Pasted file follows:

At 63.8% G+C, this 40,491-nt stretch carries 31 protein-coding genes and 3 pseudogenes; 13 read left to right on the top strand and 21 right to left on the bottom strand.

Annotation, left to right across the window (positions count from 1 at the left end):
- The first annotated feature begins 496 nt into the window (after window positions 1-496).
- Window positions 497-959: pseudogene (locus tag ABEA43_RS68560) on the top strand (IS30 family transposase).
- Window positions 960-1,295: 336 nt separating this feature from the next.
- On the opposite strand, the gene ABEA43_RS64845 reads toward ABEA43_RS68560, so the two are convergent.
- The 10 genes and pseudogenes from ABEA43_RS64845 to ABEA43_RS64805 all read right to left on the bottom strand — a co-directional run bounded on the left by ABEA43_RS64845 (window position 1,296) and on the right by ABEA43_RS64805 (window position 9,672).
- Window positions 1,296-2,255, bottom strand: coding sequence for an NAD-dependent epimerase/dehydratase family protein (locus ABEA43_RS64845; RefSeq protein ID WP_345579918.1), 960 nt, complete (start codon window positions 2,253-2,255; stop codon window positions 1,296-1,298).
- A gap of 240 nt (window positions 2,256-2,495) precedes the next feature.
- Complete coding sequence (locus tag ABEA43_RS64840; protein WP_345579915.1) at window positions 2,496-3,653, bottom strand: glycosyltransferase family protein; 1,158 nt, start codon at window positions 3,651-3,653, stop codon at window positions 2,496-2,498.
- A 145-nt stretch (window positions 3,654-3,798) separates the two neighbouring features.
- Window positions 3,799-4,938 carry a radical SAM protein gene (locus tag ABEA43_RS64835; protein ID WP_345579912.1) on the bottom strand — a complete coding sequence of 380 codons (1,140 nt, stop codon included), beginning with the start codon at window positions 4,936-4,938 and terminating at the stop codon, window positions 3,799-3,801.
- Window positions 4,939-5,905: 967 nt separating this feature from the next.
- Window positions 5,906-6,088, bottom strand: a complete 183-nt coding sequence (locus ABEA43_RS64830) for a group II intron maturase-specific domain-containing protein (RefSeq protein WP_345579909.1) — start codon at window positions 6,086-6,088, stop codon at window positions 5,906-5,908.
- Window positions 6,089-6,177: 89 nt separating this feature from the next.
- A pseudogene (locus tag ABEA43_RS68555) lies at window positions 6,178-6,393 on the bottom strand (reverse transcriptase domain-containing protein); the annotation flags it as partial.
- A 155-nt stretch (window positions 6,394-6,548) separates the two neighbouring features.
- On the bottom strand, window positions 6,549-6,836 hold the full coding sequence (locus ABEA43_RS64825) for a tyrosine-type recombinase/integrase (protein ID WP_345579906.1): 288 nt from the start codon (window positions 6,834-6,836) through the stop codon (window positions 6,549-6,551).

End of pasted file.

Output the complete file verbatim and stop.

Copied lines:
At 63.8% G+C, this 40,491-nt stretch carries 31 protein-coding genes and 3 pseudogenes; 13 read left to right on the top strand and 21 right to left on the bottom strand.

Annotation, left to right across the window (positions count from 1 at the left end):
- The first annotated feature begins 496 nt into the window (after window positions 1-496).
- Window positions 497-959: pseudogene (locus tag ABEA43_RS68560) on the top strand (IS30 family transposase).
- Window positions 960-1,295: 336 nt separating this feature from the next.
- On the opposite strand, the gene ABEA43_RS64845 reads toward ABEA43_RS68560, so the two are convergent.
- The 10 genes and pseudogenes from ABEA43_RS64845 to ABEA43_RS64805 all read right to left on the bottom strand — a co-directional run bounded on the left by ABEA43_RS64845 (window position 1,296) and on the right by ABEA43_RS64805 (window position 9,672).
- Window positions 1,296-2,255, bottom strand: coding sequence for an NAD-dependent epimerase/dehydratase family protein (locus ABEA43_RS64845; RefSeq protein ID WP_345579918.1), 960 nt, complete (start codon window positions 2,253-2,255; stop codon window positions 1,296-1,298).
- A gap of 240 nt (window positions 2,256-2,495) precedes the next feature.
- Complete coding sequence (locus tag ABEA43_RS64840; protein WP_345579915.1) at window positions 2,496-3,653, bottom strand: glycosyltransferase family protein; 1,158 nt, start codon at window positions 3,651-3,653, stop codon at window positions 2,496-2,498.
- A 145-nt stretch (window positions 3,654-3,798) separates the two neighbouring features.
- Window positions 3,799-4,938 carry a radical SAM protein gene (locus tag ABEA43_RS64835; protein ID WP_345579912.1) on the bottom strand — a complete coding sequence of 380 codons (1,140 nt, stop codon included), beginning with the start codon at window positions 4,936-4,938 and terminating at the stop codon, window positions 3,799-3,801.
- Window positions 4,939-5,905: 967 nt separating this feature from the next.
- Window positions 5,906-6,088, bottom strand: a complete 183-nt coding sequence (locus ABEA43_RS64830) for a group II intron maturase-specific domain-containing protein (RefSeq protein WP_345579909.1) — start codon at window positions 6,086-6,088, stop codon at window positions 5,906-5,908.
- Window positions 6,089-6,177: 89 nt separating this feature from the next.
- A pseudogene (locus tag ABEA43_RS68555) lies at window positions 6,178-6,393 on the bottom strand (reverse transcriptase domain-containing protein); the annotation flags it as partial.
- A 155-nt stretch (window positions 6,394-6,548) separates the two neighbouring features.
- On the bottom strand, window positions 6,549-6,836 hold the full coding sequence (locus ABEA43_RS64825) for a tyrosine-type recombinase/integrase (protein ID WP_345579906.1): 288 nt from the start codon (window positions 6,834-6,836) through the stop codon (window positions 6,549-6,551).